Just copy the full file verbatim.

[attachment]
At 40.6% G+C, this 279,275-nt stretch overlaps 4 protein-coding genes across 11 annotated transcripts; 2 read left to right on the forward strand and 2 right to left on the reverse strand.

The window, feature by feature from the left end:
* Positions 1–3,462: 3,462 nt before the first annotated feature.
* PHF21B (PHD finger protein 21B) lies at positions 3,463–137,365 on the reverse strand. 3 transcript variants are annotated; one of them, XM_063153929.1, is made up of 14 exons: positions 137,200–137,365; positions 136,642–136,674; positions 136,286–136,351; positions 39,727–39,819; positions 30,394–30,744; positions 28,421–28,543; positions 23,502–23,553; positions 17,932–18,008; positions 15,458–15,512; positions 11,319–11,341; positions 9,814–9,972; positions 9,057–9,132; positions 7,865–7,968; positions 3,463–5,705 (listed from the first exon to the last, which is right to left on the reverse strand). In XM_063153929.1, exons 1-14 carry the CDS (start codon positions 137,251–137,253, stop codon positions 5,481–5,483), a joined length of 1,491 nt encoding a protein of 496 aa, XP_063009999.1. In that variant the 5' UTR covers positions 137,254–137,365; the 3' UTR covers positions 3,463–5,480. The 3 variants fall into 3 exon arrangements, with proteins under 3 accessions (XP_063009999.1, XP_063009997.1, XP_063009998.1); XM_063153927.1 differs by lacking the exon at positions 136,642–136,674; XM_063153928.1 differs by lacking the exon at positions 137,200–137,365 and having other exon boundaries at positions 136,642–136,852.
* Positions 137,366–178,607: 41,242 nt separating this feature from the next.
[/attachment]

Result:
At 40.6% G+C, this 279,275-nt stretch overlaps 4 protein-coding genes across 11 annotated transcripts; 2 read left to right on the forward strand and 2 right to left on the reverse strand.

The window, feature by feature from the left end:
* Positions 1–3,462: 3,462 nt before the first annotated feature.
* PHF21B (PHD finger protein 21B) lies at positions 3,463–137,365 on the reverse strand. 3 transcript variants are annotated; one of them, XM_063153929.1, is made up of 14 exons: positions 137,200–137,365; positions 136,642–136,674; positions 136,286–136,351; positions 39,727–39,819; positions 30,394–30,744; positions 28,421–28,543; positions 23,502–23,553; positions 17,932–18,008; positions 15,458–15,512; positions 11,319–11,341; positions 9,814–9,972; positions 9,057–9,132; positions 7,865–7,968; positions 3,463–5,705 (listed from the first exon to the last, which is right to left on the reverse strand). In XM_063153929.1, exons 1-14 carry the CDS (start codon positions 137,251–137,253, stop codon positions 5,481–5,483), a joined length of 1,491 nt encoding a protein of 496 aa, XP_063009999.1. In that variant the 5' UTR covers positions 137,254–137,365; the 3' UTR covers positions 3,463–5,480. The 3 variants fall into 3 exon arrangements, with proteins under 3 accessions (XP_063009999.1, XP_063009997.1, XP_063009998.1); XM_063153927.1 differs by lacking the exon at positions 136,642–136,674; XM_063153928.1 differs by lacking the exon at positions 137,200–137,365 and having other exon boundaries at positions 136,642–136,852.
* Positions 137,366–178,607: 41,242 nt separating this feature from the next.